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Impact of Salt Concentration on Nonuniform Lithium Electrodeposition through Rigid Block Copolymer Electrolytes.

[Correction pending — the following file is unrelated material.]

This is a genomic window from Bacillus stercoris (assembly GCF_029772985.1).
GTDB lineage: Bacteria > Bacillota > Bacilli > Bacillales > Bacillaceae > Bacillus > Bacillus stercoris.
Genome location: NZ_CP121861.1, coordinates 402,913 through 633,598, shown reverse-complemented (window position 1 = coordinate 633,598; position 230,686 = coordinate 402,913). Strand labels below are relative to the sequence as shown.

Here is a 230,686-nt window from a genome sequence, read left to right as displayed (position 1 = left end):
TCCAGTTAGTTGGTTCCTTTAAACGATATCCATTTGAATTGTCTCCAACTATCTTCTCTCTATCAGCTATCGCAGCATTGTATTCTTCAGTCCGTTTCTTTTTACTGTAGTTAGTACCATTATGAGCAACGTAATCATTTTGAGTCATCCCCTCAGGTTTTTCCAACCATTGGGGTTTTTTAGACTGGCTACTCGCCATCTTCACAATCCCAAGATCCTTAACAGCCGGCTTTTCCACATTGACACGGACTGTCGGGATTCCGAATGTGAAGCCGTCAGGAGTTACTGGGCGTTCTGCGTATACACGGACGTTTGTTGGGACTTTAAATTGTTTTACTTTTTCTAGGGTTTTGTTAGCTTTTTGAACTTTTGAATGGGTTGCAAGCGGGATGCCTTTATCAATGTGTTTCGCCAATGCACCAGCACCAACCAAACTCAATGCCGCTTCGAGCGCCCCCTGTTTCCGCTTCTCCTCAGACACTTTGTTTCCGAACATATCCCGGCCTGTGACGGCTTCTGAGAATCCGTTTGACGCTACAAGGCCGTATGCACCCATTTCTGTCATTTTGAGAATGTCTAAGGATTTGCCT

There is a growing demand for higher energy density lithium batteries. One approach for addressing this demand is enabling lithium metal anodes. However, nucleation and growth of electronically conductive protrusions, which cause short circuits, prevent the use of this technology with liquid electrolytes. The use of rigid solid electrolytes such as polystyrene-b-poly(ethylene oxide) electrolytes is one solution. An additional requirement for practical cells is needed to use electrolytes with high salt concentration to maximize the flux of lithium ions in the cell. The first systematic study of the effect of salt concentration on the morphology of electrodeposited lithium through a rigid block copolymer electrolyte is presented. The nature, areal density, and morphologies of defective lithium deposits created during galvanostatic cycling of lithium-lithium symmetric cells were determined using hard X-ray microtomography. Cycle life decreases rapidly with increasing salt concentration. X-ray microtomography reveals the presence of multiglobular protrusions, which are nucleated at impurity particles at low salt concentrations; here, the areal density of defective lithium deposits was independent of salt concentration. At the highest salt concentration, this density increases abruptly by a factor of about 10, and defects were also nucleated at locations where no impurities were visible.

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